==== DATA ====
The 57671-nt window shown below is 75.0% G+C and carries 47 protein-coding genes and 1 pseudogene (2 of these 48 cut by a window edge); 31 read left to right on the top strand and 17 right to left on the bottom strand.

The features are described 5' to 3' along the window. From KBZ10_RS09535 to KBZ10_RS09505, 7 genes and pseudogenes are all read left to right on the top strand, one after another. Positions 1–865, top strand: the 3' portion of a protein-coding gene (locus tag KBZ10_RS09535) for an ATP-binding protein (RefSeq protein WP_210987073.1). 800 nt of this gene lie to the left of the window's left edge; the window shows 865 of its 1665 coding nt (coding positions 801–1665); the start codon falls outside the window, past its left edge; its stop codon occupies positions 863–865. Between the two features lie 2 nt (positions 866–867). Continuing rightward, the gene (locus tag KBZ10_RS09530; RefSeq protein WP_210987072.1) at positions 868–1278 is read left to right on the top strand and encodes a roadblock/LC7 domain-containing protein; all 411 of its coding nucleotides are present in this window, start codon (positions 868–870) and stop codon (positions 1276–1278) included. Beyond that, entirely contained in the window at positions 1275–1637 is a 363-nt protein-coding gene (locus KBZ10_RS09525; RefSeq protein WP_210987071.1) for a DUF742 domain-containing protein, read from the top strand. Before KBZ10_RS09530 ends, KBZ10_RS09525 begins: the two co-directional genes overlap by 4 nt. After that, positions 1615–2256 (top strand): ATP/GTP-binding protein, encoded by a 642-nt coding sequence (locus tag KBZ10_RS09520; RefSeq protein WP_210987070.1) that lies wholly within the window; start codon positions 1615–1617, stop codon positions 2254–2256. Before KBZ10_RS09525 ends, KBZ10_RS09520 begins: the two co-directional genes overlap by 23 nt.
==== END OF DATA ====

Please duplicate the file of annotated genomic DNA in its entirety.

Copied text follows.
The 57671-nt window shown below is 75.0% G+C and carries 47 protein-coding genes and 1 pseudogene (2 of these 48 cut by a window edge); 31 read left to right on the top strand and 17 right to left on the bottom strand.

The features are described 5' to 3' along the window. From KBZ10_RS09535 to KBZ10_RS09505, 7 genes and pseudogenes are all read left to right on the top strand, one after another. Positions 1–865, top strand: the 3' portion of a protein-coding gene (locus tag KBZ10_RS09535) for an ATP-binding protein (RefSeq protein WP_210987073.1). 800 nt of this gene lie to the left of the window's left edge; the window shows 865 of its 1665 coding nt (coding positions 801–1665); the start codon falls outside the window, past its left edge; its stop codon occupies positions 863–865. Between the two features lie 2 nt (positions 866–867). Continuing rightward, the gene (locus tag KBZ10_RS09530; RefSeq protein WP_210987072.1) at positions 868–1278 is read left to right on the top strand and encodes a roadblock/LC7 domain-containing protein; all 411 of its coding nucleotides are present in this window, start codon (positions 868–870) and stop codon (positions 1276–1278) included. Beyond that, entirely contained in the window at positions 1275–1637 is a 363-nt protein-coding gene (locus KBZ10_RS09525; RefSeq protein WP_210987071.1) for a DUF742 domain-containing protein, read from the top strand. Before KBZ10_RS09530 ends, KBZ10_RS09525 begins: the two co-directional genes overlap by 4 nt. After that, positions 1615–2256 (top strand): ATP/GTP-binding protein, encoded by a 642-nt coding sequence (locus tag KBZ10_RS09520; RefSeq protein WP_210987070.1) that lies wholly within the window; start codon positions 1615–1617, stop codon positions 2254–2256. Before KBZ10_RS09525 ends, KBZ10_RS09520 begins: the two co-directional genes overlap by 23 nt.